The father of the man fatally shot by a Madison police officer is speaking out for the first time since the shooting.
John Heenan said he's ready to talk about his son, Paul, a young man he called a renaissance man who was a musician and had a knack for computers.
"You might have to lose a child to understand what it's like, and I don't wish that on anyone," Heenan said.
Left with nothing but memories, Heenan recalled the night in November that changed his life.
"Capital punishment seems to be a lot for being drunk and possibly disorderly," he said.
Heenan was shot three times as Madison police officer Steve Heimsness responded to what was reported to be a home burglary in the 500 block of Baldwin Street.
The Dane County District Attorney and a Madison Police Department investigation both cleared Heimsness of wrongdoing in the case.
It was later determined that Heenan was drunk and entered a neighbor's house by mistake. Police said Heenan, who was unarmed, charged at Heimsness and reached for the officer's gun.
"He was shot three times, and they went clear through him, and, somehow, that made it worse," John Heenan said.
He remembered him as a music-loving renaissance man with a knack for computers and a wide array of passions.
John Heenan said he feels he has to do something in response to his son's death.
"If I don't try to make a difference, I couldn't forgive myself if this happens again without me at least trying," he said.
Heenan now has Michael Bell by his side. Kenosha police killed Bell's son on the exact day Heenan was shot eight years earlier.
Paul Heenan’s sister reached out to Bell for support. Bell also brings a political mission. He has helped other family members of those killed in officer-involved shootings across Wisconsin and has lobbied with billboards and handshakes for a change on a state level.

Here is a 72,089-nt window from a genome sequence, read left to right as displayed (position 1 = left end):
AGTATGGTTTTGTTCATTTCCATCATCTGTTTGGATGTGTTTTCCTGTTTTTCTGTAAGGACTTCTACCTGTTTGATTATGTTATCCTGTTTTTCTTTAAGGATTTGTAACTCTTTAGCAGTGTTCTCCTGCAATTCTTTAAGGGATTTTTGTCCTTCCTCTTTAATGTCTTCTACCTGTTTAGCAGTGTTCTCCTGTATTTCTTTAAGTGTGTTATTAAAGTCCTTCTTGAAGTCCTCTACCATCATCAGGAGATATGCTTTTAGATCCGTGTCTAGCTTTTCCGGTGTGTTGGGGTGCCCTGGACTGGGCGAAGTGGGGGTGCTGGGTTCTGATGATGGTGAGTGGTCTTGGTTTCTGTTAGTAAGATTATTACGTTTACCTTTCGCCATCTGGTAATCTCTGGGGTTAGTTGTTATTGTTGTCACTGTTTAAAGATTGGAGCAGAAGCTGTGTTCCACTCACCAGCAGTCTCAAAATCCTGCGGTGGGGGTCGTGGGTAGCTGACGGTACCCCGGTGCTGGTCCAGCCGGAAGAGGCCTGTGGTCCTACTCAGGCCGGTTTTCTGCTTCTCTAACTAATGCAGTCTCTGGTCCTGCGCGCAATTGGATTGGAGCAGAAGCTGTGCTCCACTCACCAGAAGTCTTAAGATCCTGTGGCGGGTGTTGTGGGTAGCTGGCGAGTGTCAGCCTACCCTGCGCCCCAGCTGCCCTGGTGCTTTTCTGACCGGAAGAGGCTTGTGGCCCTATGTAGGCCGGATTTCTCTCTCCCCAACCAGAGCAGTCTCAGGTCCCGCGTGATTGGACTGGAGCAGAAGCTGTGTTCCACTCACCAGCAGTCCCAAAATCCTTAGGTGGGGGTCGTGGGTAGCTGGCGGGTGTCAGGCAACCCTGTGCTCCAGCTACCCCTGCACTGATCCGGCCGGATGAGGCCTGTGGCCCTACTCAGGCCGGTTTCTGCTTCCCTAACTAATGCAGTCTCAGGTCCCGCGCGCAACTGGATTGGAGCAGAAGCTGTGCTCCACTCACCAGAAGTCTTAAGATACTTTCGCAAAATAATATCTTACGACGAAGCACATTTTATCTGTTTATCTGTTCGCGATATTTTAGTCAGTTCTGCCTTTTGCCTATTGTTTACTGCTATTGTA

“If in 110, 120 years there's never been an unjustified ruling,” Bell said, “it's telling you the system is probably broken.”
Bell added that his family received a $1.75 million settlement from the city of Kenosha. To him, that was proof that the shooting was unjustified.
The Madison Police Department conducted an in-house review of the case, and Heimsness was found to be in line with police protocol.
It's a review that police Chief Noble Wray said is fair in its findings, but he's open to changing the way investigations happen in the future.
"I believe that the set of circumstances would have resulted in the public outcry, the public scrutiny that we're currently seeing because it's conducive of that. This was a perfect storm," Wray said.
One source of comfort for the Heenan family is that Paul was an organ donor, and his corneas are helping someone else see.
"Knowing that his eyes are out there still in the world, that's a good thing; that's helped," Heenan said.
But he said it's the pain his family has felt that have him speaking up now.
"The hurt is so great, I don't want anyone else to go through this. I really don't," Heenan said.
“Somehow if these investigations are done fairly, and somehow these officers can be removed before violence has escalated, if somehow we can prevent this from happening to another family, if I don't try to make a difference, I couldn't forgive myself if this happens again without me at least trying,” Heenan explained.
Heimsness is not back on patrol yet, but he is cleared to return to the force.
Heenan wouldn't say how he feels about Heimsness being back on duty. He only said that it is the Madison Police Department's decision to put him there.
Wray said he has heard many suggestions, including putting together a citizen review board, assembling a team made up of law enforcement from different agencies assigned to officer-involved shootings and handing off a case at a certain point in the investigation. The chief said he's willing to look at those ideas.
After the community called for an independent investigation, Madison's city attorney said there are in fact a number of agencies reviewing the police department for officer-involved shootings.
City Attorney Michael May noted that the Dane County District Attorney's Office, the Department of Criminal Investigation and the Dane County Sheriff's Department all looked at the case.
May said a review panel could be appropriate but only to make punishment recommendations.